When you first see the Black History 365 history curriculum book, it looks like any other textbook. But take a peek inside and that’s where the ordinary becomes extraordinary.
Commentary: Mary Lou Williams inspired Duke Ellington and a generation of future jazz legends. But it’s her sacred jazz, and journey of faith, that captivated my spirit.
Just as with so many other criminal justice policies, pretrial detention disproportionately affects African-American men and women, destabilizing black families in the process.
America’s first self-made female millionaire and founder of a black hair-care empire supported the NAACP and the Tuskegee Institute, helped preserve Frederick Douglass’ home. She also tried to used her prominence to stop lynching.
Though U.S. patent law was created with color-blind language to foster innovation, the patent system consistently excluded black inventors born or forced into American slavery from recognition.
The Canadian soldiers who took part in one of the biggest feats of the War of 1812 included Black soldiers of the 104th New Brunswick Regiment of Foot.
An uncompromising voice for social justice, Langston Hughes is heralded as one of America’s greatest poets. It wasn’t always this way.
April 15, 2020, marks 60 years since the founding of SNCC, one of the most important organizations to engage in grassroots organizing during the modern civil rights movement, radically transforming youth culture.
In a sermon two weeks after MLK’s funeral, civil rights leader, Wyatt Tee Walker, urged young seminarians to be hopeful and take action for making change happen. His sermon has valuable lessons today.
NASA scientist Katherine Johnson was instrumental in getting people to the moon. Here are some of the lessons one mathematics professor believes she taught us all.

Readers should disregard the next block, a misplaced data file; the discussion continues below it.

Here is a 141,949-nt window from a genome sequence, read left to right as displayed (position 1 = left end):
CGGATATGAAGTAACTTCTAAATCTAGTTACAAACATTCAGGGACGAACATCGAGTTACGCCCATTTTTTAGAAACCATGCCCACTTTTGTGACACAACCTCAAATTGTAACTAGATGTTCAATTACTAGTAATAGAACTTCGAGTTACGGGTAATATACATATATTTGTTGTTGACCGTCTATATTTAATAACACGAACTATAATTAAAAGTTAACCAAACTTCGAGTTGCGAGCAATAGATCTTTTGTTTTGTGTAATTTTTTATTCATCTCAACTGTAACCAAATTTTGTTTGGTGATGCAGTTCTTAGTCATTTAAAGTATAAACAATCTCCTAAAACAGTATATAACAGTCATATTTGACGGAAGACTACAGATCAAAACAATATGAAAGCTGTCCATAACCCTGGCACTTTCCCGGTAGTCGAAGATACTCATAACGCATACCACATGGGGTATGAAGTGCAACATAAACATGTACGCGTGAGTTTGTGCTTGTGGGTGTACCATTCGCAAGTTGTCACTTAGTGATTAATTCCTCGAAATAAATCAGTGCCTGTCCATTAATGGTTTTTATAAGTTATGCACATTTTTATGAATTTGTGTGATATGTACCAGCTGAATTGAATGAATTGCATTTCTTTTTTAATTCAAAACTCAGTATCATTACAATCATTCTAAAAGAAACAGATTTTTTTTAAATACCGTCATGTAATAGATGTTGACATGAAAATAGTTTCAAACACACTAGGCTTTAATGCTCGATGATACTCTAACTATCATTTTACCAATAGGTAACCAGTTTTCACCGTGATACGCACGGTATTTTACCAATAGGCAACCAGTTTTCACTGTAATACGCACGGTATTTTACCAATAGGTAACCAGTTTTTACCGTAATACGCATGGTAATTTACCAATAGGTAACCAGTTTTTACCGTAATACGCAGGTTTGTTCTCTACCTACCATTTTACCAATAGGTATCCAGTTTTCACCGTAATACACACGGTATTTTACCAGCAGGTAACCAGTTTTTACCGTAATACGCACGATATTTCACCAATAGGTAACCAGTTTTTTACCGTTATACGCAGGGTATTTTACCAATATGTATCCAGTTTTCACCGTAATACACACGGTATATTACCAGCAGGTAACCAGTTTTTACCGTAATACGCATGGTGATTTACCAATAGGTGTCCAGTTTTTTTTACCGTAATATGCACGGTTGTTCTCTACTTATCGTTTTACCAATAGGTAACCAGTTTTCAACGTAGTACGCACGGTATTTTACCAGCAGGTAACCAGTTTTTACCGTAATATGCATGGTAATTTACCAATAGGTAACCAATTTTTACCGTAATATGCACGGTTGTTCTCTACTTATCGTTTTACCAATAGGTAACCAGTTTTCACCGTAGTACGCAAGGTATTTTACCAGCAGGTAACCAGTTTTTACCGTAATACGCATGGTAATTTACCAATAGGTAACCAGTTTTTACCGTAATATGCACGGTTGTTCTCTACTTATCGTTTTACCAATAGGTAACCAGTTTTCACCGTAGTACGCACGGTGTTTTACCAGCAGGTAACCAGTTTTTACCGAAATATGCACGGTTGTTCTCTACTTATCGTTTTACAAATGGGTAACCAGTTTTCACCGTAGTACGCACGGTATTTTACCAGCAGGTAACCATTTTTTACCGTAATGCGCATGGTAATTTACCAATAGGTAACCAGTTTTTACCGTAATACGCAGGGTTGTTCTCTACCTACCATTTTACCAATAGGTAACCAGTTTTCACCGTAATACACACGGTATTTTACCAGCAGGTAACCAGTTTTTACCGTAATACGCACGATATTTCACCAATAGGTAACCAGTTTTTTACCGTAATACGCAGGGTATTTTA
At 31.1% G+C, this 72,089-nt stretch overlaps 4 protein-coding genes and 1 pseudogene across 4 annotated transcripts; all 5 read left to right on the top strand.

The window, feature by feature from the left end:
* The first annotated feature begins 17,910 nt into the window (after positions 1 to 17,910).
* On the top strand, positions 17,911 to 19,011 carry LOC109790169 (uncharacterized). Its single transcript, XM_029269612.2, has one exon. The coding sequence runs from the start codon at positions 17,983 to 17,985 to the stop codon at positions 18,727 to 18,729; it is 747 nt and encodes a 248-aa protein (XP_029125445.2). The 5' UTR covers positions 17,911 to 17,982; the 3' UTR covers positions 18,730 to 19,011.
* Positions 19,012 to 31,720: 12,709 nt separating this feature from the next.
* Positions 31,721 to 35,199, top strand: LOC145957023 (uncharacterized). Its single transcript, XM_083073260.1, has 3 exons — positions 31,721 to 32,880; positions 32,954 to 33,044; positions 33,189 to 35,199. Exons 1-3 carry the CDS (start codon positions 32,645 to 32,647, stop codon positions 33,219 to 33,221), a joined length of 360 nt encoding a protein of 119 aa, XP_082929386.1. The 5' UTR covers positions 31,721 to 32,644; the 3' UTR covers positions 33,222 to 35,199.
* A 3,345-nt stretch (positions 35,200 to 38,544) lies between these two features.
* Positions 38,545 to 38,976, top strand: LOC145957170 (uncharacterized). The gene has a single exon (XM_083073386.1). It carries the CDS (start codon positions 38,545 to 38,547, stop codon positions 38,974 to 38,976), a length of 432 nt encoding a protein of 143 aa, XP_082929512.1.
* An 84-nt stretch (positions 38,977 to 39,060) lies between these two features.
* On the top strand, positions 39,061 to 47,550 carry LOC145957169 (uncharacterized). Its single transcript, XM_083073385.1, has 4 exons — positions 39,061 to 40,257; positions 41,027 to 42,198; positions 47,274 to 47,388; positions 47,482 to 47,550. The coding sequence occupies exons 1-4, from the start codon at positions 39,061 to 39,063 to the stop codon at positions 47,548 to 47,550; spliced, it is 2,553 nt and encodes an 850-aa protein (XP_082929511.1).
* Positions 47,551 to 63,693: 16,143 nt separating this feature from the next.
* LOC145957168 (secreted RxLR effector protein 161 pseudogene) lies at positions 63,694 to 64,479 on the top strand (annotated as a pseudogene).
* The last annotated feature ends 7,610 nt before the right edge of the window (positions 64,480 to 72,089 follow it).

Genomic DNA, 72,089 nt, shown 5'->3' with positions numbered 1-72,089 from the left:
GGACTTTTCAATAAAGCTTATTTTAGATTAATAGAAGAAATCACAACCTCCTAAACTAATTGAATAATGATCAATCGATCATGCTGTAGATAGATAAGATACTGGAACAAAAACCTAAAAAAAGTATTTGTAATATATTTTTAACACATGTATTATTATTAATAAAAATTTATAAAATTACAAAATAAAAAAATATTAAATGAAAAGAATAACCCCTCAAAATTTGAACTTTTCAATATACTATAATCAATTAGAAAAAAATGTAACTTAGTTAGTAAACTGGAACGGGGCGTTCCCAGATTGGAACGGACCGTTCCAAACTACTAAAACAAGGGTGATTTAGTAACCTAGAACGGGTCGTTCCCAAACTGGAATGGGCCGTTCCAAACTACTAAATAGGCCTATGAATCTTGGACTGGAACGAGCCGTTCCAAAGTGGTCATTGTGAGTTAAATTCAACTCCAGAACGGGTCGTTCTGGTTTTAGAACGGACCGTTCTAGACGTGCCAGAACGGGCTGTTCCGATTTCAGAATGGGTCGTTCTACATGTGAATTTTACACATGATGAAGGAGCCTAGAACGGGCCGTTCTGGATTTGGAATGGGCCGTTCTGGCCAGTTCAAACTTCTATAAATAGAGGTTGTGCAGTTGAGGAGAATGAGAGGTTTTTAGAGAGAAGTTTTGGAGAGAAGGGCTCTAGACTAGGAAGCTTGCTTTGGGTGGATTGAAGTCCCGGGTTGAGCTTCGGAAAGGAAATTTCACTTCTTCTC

South Carolina’s black community has a long history of fighting for democratic rights.
Spirituals were created out of the experience of enslaved people in the US. They weren’t songs of anger – but of an abiding belief in the victory of good over evil.
A long heritage of black preachers who played an important role for enslaved people shaped Martin Luther King Jr.’s moral and ethical vision.
Justice Clarence Thomas, the member of the Supreme Court known for his reticence, speaks for much of a new two-hour documentary about his life called “Created Equal: Clarence Thomas in His Own Words.”
While segregation was a shameful period in baseball history, the Negro Leagues were a resounding success and an immense source of pride for black America.
All over the world, community stories, customs, and beliefs have been passed down from generation to generation. This folklore is used by elders to teach family and friends about their collective cultural past. And for African Americans, folklore has played a particularly important part in documenting history too.
Since the 19th century, a long line of black women preachers set in motion a tradition that spoke against injustices and questioned patriarchal attitudes. Here’s their story.
The Forgotten Voices of Race Records: Pullman Porters, the Rev TT Rose, and the ‘Man with a Clarinet’
The Pullman Porters, the Rev TT Rose, and the ‘Man with a Clarinet’ — In the 1920s, many black musicians were exploited by record companies, and faded into anonymity. Here are some of their stories.
African-American cemeteries across the country have largely been neglected, their powerful histories obscured by weeds, debris and, as much as anything, the passage of time.
Jemar Tisby, co-founder of the Reformed African American Network, makes a case for the relevance and importance of Black History Month.
A scholar disproves the long-held assumption that black names are a recent phenomenon.
In the face of violence directed at communities of color and deepening political divisions in the country, King’s words and philosophy are perhaps more critical for us today than at any point in the recent past.
COMMENTARY: Based on my experience teaching social studies and my current work preparing social studies educators, I consider understanding what happened during the Reconstruction essential for exploring black power, resilience, and excellence.
Delegates to the Union for Reform Judaism’s biennial meeting in Chicago on Friday (Dec. 13) voted overwhelmingly to advocate for the creation of a federal commission to study and develop proposals for reparations to African Americans for slavery.
Fictional accounts of white Southerners make it seem it was fun to be a slave on a plantation at holiday time. Many of today’s tours repeat such stories.
A careful reading of Wells helps to deconstruct the current fear-based systems that serve the powers, principalities and spiritual wickedness in high places that stand in the path that leads to Beloved Community.